Half shots and three-quarter shots

April 27, 1958

My thinking on half and three-quarter shots is pretty much limited to the eight-iron, nine-iron and wedge. Let me give you the setting first—when a golfer should think of playing these shots. Let's say he's studying his approach and his partner or caddie estimates the shot by saying, "It's a full nine-iron." Well, it may very well be, but quite frequently a better shot to play at this time is a three-quarter or half shot with the next lower club, the eight-iron in this case. If there's a little wind in your face, then it certainly is the time. Apart from the benefit you gain from hitting a shot with a slightly lower arc, there's an additional benefit: using a little more technique on the swing invariably helps the player to hit better golf shots.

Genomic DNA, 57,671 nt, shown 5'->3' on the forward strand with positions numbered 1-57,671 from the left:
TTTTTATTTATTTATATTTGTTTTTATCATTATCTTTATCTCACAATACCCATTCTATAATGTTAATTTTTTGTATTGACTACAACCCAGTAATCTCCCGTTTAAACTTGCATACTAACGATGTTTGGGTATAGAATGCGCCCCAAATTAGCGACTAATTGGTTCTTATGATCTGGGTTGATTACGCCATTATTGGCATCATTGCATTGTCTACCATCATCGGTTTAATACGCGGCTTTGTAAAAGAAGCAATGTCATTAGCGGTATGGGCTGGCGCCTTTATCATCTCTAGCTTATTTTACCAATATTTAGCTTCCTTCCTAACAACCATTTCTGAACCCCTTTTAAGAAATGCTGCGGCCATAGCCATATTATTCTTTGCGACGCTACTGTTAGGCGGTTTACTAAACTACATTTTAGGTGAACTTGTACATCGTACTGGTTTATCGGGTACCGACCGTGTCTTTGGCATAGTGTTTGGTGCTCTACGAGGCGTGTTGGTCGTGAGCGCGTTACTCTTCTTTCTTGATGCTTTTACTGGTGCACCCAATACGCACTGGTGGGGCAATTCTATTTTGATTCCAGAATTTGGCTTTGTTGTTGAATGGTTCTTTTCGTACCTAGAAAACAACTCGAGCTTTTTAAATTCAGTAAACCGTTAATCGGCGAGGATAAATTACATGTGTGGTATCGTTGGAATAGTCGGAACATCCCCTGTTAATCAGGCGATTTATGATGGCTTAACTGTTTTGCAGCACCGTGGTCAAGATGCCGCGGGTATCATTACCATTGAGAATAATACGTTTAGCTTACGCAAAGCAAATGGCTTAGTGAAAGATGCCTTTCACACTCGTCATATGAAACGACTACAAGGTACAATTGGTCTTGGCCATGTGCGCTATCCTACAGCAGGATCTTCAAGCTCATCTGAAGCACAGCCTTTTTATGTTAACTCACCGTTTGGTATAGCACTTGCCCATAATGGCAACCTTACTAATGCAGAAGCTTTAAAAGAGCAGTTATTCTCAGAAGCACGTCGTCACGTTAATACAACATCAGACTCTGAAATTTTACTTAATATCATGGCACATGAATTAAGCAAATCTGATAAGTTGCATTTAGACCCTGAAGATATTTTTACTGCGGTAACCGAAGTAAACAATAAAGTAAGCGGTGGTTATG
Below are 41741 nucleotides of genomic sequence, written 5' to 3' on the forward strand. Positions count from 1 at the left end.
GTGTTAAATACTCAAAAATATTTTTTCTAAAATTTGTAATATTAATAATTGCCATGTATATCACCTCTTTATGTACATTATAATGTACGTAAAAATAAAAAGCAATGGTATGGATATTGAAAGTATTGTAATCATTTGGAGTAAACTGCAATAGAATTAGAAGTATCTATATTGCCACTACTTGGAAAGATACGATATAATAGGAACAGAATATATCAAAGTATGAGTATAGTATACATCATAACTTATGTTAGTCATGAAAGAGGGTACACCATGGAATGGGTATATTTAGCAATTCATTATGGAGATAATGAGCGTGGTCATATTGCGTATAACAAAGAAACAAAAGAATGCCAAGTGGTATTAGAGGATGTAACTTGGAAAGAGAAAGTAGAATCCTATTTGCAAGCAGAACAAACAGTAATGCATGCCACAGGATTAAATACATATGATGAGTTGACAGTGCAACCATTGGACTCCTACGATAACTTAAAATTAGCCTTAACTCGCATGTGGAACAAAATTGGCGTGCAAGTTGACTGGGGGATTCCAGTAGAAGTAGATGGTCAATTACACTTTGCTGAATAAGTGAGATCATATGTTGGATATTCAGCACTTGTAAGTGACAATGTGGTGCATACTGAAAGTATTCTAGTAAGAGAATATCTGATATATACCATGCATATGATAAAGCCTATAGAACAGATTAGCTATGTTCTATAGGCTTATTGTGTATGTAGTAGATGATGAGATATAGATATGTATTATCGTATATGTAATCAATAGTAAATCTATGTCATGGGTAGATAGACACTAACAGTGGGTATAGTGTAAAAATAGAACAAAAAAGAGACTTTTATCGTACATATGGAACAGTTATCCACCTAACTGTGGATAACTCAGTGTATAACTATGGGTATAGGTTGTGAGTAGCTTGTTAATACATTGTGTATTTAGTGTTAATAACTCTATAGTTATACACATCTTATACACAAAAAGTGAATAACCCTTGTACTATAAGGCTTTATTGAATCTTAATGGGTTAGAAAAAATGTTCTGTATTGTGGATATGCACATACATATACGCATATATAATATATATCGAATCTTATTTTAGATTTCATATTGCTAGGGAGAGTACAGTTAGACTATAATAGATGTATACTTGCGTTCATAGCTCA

To play these half and three-quarter shots—shots on which you employ less than your full-length swing—the player short-handles the club a little, going down the shaft an inch or an inch and a half on his grip. He positions his feet a bit closer together than usual. On the back-swing, he must be sure that his weight doesn't get off the left foot too much. Holding the weight on the left side is somewhat difficult, but try to keep the left heel "trapped" on the ground, as we say in Canada, and that will help considerably. Proceed to hit the ball firmly, very firmly, with your natural swing—your naturally restricted swing.

STAN LEONARD, Vancouver, British Columbia

PHOTO
ILLUSTRATIONleft leg overactive on full shot ILLUSTRATIONthe compact three-quarter shot

HOLE YARDS PAR R1 R2 R3 R4
OUT
HOLE YARDS PAR R1 R2 R3 R4
IN
Eagle (-2)
Birdie (-1)
Bogey (+1)
Double Bogey (+2)